Other key data, I don't believe in retirement and will never retire. Plus with the IRA , taxes will be much higher when I withdraw that money in the future and the government is gonna get its due anyway. I'd rather have the money now to build businesses and buy assets with without any restrictions. I can maximize that 120k and make a lot more money with it outside than I can inside of the IRA (even if I'm paying taxes). When I reach old age I'll have businesses and income properties to take care of me or sell. Screw the government, social security and their stupid retirement accounts. I'd rather be free and take care of myself. That is my viewpoint and I think I'm right about it. Altho, my CPA rolled his eyes when I suggested it to him. I'm either outside the box and able to prosper on a higher level with this strategy... or, I'm out to lunch.

That is my viewpoint and I think I'm right about it. Altho, my CPA rolled his eyes when I suggested it to him. I'm either outside the box and able to prosper on a higher level with this strategy... or, I'm out to lunch.
I don't think you are out to lunch on this at all. In fact, after reading your explanation and ideas, I could even be on board with you. Not 100% sure if I would go that path at this point, as I would need to carefully consider it and any other options, but I agree with the srew the government statement! In a tax deferred plan, you are correct, they will get their eventually and most likley down the raod, taxes could be 75% by then in order to pay off the trillions they are tossing around now.
I actually prefer the ROTH option as the best means for tax free growth and tax free withdrawls. Perhap sthat is an option to look at for you as well.

Yes, but if I have to pay taxes on the $ before it goes into a Roth... I might as well take it out in full as planned.
Don't think I can switch my inher IRA to a Roth IRA without having to pay the taxes.
I'm not that concerned about earning income on a tax deferred basis (IRA, 401k, etc.) would rather earn income and pay the taxes as I go. they'll be lower now then they will in 3,5, or 10 years. Plus I can use all the tax advantages, strats and legal tax avoidance actions to minimize my income tax. I'm still thinking bail out of IRA.

Don't think I can switch my inher IRA to a Roth IRA without having to pay the taxes.
You are right, but after paying the tax now, the gains and all future income/withdrawls are tax FREE.

That said, if you have opportunity to invest the funds outside of the IRA and make substantial returns to offset your tax exposure, then you have a viable option.

Will:
Ah ha. Good idea. Going the route of the Roth IRA might be the best and least costly way to get my money OUT from under governmt rules and FULLY into my control. Altho, having approximately 20 months to use the IRA money to generate a lot of money, deferring paying the tax for as long as possible via extensions, and then finally paying the taxes out of the profits I've made (and will continue to make), may put me further ahead.

Let's face it. There ain't no investment vehicle inside of an IRA that 120k can buy that is going to give you the return
that you'll get from a little business that is a good little money maker. And... you have full control and don't have to deal with IRA, 401k, 401a, etc. etc. rules.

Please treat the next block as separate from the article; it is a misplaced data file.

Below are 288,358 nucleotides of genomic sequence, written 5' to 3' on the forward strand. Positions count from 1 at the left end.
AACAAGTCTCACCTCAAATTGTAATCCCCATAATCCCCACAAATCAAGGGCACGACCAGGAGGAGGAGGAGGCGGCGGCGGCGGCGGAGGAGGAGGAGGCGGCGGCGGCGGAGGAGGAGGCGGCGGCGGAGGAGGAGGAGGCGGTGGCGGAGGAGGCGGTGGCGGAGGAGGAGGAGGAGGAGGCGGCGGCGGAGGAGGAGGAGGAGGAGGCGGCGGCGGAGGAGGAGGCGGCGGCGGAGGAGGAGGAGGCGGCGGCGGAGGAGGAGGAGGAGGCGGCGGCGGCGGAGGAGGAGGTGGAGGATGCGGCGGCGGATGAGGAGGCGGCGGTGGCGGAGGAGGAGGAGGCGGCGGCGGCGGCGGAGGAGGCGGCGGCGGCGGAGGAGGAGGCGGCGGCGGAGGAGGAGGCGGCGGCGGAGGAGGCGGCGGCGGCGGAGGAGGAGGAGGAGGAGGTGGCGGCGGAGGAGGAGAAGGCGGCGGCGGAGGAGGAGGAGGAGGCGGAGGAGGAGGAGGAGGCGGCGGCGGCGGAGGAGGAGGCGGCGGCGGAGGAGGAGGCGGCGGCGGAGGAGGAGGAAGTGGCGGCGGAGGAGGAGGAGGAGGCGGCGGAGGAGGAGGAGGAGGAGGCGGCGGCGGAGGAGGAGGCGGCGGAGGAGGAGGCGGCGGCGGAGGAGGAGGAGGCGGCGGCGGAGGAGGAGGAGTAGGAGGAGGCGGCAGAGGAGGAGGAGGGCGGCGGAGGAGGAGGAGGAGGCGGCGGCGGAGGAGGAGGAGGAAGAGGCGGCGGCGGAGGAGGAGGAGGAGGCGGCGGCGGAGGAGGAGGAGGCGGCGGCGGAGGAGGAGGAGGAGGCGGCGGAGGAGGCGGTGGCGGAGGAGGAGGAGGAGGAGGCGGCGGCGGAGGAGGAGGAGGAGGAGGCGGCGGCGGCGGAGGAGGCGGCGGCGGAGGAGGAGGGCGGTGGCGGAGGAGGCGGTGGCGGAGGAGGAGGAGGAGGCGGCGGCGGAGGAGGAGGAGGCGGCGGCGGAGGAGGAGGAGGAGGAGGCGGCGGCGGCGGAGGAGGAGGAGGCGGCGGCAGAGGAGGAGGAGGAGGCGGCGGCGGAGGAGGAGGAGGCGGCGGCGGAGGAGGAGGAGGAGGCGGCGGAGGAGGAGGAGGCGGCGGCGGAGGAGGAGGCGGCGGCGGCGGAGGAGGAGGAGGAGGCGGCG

I'm going to toss out one of my favorite sayings on this subject and then add a little to this discussion: "Most people don't know what the hell they're talking about when it comes to taxes."

That said, this is what I will add in regard to the tax stuff stated above. Taxes are due April 15 or the next business day if the 15th is on a weekend. You can file for a 6 month extension to FILE your taxes but the $$ is due 4/15. So if you file your taxes 10/15 and owe the government $$, you will owe interest and penalties. Now, in the county where I work, there was some flooding last year right before tax time so the IRS allowed residents, and people who used accountants in the counties affected by flooding (IRS came out with a list) had an extra 2 months to file penalty and interest free. If it's enough money, it might be worth it to have your taxes done out of state for 2 months of interest on the taxes. My guess is Fargo, ND will have similar extensions this year.

As it comes to self-directed IRAs and investing in real estate or other businesses-it is extremely risky via the IRS rules. I won't claim to be an expert but I have read that even if you manage your own property in a self directed IRA that is against IRS rules and they could disqualify the entire IRA meaning you would have to pay tax on the entire amount right then plus the 10% penalty if you're under age 59. I know there are other pitfalls too but I am not well versed in them. I would suggest, if you are interested in a self-directed IRA that you talk to someone other than the seller of self-directed IRA accounts (kinda self evident when stated that way)--that is talk to someone who is familiar with them and knows both sides of the issue. I'm not saying that you can't do it, just that the technicalities are very easy to cross the line and the penalties are steep IF you get caught. I'm not saying the IRS is looking at this as a priority to enforce but, if you think about it, the technicalities are easy to break and most of the people doing it are concentrated in a handful of companies. Easy way to bring in some extra tax revenue from some 'evil landlords'.